But that is where you are wrong, in the pre-islamic era in Arabia women did wear head coverings as part of the cultural tradition. It was something the early muslims adopted as well.
You need to remember before Mohd, that various Kings of Mecca were Arabs and Jews and within that cultural tradtion the women had headcoverings. Similar to medieval Europe.

Desert Witch
Desert Witch
6 years ago
Reply to  KAM

Wrong. Jewish women wore head scarves.

AEC
AEC
7 years ago
Reply to  MIMH

So is basketball.

desertCard
desertCard
7 years ago
Reply to  jarvis

Then respect the rules of the game as well. It is in place to protect the players in contact sports. And basketball can be a contact sport. Sorry but those are the rules.

AEC
AEC
7 years ago
Reply to  desertCard

Seriously though can you explain to me how someone wearing a hijab is going to injure another player??

Anon
Anon
7 years ago
Reply to  jarvis

And there we have it, the quaint appeal to authority and antiquity, but still a logical fallacy, I’m afraid. Why not try reflecting, just for once, on why certain things are done and then question their continuing relevance? Just passively accepting the status quo retards human development. I maintain that hair-covering is an ancient meme from when men exerted even more control over women as possessions, and is yet another clear example that religion is man-made.

MIMH
MIMH
7 years ago
Reply to  Anon

All religions have absorbed cultural traditions of the socities they inhabited, some have disappered over time and others have continued to be forced on the population. Sauid and Iran are good examples of relgious dictatorships.

jarvis
jarvis
7 years ago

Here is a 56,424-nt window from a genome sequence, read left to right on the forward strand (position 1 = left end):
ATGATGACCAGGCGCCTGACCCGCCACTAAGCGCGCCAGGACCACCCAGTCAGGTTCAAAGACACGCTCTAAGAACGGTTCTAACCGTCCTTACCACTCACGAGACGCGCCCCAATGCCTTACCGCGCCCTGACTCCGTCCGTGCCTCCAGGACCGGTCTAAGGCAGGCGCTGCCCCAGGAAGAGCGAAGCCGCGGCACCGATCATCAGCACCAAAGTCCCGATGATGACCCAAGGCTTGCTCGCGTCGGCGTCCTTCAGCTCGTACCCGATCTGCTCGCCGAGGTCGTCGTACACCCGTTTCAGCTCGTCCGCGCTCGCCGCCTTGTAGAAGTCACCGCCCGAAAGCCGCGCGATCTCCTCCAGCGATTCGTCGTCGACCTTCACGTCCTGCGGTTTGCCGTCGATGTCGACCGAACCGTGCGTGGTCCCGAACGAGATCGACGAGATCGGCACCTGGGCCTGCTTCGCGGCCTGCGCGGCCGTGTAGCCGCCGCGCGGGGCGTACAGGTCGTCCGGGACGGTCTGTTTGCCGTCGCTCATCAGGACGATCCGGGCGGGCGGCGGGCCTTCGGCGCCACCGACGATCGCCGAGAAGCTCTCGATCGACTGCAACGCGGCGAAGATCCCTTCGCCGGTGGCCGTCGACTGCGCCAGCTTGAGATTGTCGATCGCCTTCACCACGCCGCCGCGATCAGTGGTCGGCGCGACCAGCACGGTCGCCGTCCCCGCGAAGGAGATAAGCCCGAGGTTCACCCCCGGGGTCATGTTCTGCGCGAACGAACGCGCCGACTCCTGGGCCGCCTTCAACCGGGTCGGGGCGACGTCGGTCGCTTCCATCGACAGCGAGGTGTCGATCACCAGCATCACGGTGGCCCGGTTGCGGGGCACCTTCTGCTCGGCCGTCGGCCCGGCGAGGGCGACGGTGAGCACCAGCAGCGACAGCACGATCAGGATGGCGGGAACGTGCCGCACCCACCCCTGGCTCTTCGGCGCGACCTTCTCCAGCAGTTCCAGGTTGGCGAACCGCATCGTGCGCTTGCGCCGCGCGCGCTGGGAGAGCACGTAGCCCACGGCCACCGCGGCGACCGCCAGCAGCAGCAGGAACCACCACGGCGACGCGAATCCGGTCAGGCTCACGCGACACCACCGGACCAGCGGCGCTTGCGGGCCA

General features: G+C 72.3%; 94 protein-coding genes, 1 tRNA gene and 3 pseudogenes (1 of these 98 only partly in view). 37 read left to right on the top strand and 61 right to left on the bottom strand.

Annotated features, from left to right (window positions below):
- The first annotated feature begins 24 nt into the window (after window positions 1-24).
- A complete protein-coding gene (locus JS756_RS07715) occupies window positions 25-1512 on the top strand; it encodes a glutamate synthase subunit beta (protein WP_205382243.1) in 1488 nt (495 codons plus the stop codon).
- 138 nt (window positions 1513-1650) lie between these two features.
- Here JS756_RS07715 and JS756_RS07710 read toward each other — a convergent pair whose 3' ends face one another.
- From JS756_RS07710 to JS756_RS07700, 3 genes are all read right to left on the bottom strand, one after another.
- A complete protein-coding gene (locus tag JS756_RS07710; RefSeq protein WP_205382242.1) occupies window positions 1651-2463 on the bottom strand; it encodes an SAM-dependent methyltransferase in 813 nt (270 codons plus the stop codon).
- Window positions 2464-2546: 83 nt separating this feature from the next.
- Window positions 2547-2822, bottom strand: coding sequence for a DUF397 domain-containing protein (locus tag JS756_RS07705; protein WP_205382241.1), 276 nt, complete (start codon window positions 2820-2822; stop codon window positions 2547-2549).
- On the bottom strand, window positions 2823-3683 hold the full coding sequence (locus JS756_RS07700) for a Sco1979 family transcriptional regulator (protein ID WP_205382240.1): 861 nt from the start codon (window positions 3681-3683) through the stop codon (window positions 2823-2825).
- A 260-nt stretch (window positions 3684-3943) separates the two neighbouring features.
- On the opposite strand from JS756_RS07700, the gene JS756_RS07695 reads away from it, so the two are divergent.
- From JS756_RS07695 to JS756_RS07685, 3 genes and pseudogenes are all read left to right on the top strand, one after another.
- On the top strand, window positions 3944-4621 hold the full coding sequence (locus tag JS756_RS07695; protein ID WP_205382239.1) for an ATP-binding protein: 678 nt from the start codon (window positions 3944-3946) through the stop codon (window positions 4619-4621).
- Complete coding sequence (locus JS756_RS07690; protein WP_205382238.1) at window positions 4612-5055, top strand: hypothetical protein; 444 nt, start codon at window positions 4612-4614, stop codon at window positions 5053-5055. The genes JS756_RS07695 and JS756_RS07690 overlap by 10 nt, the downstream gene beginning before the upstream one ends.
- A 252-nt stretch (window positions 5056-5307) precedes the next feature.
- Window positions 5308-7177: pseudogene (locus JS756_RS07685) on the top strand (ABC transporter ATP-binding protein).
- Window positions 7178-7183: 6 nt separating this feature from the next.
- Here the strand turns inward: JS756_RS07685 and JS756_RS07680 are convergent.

Reply to  Anon

Why do you believe that RESPECT is below you? I believe in what I believe in and I don’t have to justify it to you or anyone else. You have to learn to respect other people’s religions even if you disagree with them; it’s called being a decent human being.

Anon
Anon
7 years ago
Reply to  jarvis

If you believe that women should cover their hair for ludicrously outdated reasons, even if they don’t wish to, I will not respect that, never, and nor should any right thinking individual. I will tolerate religion (reluctantly), but I will never respect it. Don’t make unreasonable demands of me. Respect should be earned; it is optional, we can and should decide for ourselves what we respect.

Desert Witch
Desert Witch
6 years ago
Reply to  jarvis

But surely it is not disrespectful to ask why a religion has a particular rule. Is it not better we ask why and someone explains without anger or threats the reasoning behind the rule which may not be immediately obvious.

Chilidog
Chilidog
7 years ago
Reply to  A_qtr

What did they honestly think was going to happen? Let’s assume that those associated with the team knew the rule (without commenting on whether or not the rule has merit, it’s still the rule), because if they didn’t they don’t need to have those jobs. With that in mind I can only see two possibilities for what they expected as an outcome:

1. They knew the rule wouldn’t let them play, but they went anyway just to make a point. This would be a very expensive point to make with all the training, travel costs, etc., but Qatar has money to burn. The story this would generate is part of the strategy to garner support for a rule change. This is what I hope their plan was, as the alternative would be:

2. They knew the rule wouldn’t let them play, but they were hoping that the officials would bend the rules for them. This is how many things in Qatar operate (rules bent because of who you know, how much money you have, or if it’s easier to bend the rule just to get past the hassle of dealing with your request), so I’m not sure if I really blame them for expecting that a rule would actually not be followed down to the letter. It just doesn’t work that way everywhere else in the world. Part way through the YouTube clip a woman in an abaya steps from behind the bench and speaks to the official in pink in a quite animated manner. I wouldn’t be surprised if she can pretty much get whatever she wants in Doha if she addresses someone like that. The system in Qatar has conditioned the team and supporters to expect it. I’ve heard it said that in Qatar “nothing is possible, but nothing is impossible.” Unfortunately for those girls, other countries and organizations don’t always give way so easily. On the video it almost looked like they were hanging around the bench, just waiting for the officials to say, “wellllll, OK, you can play!”